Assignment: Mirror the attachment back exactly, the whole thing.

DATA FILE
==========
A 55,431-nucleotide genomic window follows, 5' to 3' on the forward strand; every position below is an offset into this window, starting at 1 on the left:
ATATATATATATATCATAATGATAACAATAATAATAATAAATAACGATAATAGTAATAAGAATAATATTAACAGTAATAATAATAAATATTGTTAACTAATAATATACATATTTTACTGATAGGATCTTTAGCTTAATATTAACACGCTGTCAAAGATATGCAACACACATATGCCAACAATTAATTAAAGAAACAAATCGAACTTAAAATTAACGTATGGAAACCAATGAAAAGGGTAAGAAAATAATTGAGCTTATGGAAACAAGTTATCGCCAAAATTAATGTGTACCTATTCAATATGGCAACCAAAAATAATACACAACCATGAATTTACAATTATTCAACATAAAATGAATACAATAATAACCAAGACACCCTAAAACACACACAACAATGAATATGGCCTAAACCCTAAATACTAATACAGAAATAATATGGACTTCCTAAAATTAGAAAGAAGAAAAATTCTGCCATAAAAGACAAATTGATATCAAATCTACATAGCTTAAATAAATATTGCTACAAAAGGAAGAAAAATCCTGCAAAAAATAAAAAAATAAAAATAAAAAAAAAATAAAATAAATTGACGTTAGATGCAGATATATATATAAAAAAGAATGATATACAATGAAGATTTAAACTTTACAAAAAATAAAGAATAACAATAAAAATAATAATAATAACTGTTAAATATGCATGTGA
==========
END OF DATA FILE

A 55,431-nucleotide genomic window follows, 5' to 3' on the forward strand; every position below is an offset into this window, starting at 1 on the left:
ATATATATATATATCATAATGATAACAATAATAATAATAAATAACGATAATAGTAATAAGAATAATATTAACAGTAATAATAATAAATATTGTTAACTAATAATATACATATTTTACTGATAGGATCTTTAGCTTAATATTAACACGCTGTCAAAGATATGCAACACACATATGCCAACAATTAATTAAAGAAACAAATCGAACTTAAAATTAACGTATGGAAACCAATGAAAAGGGTAAGAAAATAATTGAGCTTATGGAAACAAGTTATCGCCAAAATTAATGTGTACCTATTCAATATGGCAACCAAAAATAATACACAACCATGAATTTACAATTATTCAACATAAAATGAATACAATAATAACCAAGACACCCTAAAACACACACAACAATGAATATGGCCTAAACCCTAAATACTAATACAGAAATAATATGGACTTCCTAAAATTAGAAAGAAGAAAAATTCTGCCATAAAAGACAAATTGATATCAAATCTACATAGCTTAAATAAATATTGCTACAAAAGGAAGAAAAATCCTGCAAAAAATAAAAAAATAAAAATAAAAAAAAAATAAAATAAATTGACGTTAGATGCAGATATATATATAAAAAAGAATGATATACAATGAAGATTTAAACTTTACAAAAAATAAAGAATAACAATAAAAATAATAATAATAACTGTTAAATATGCATGTGA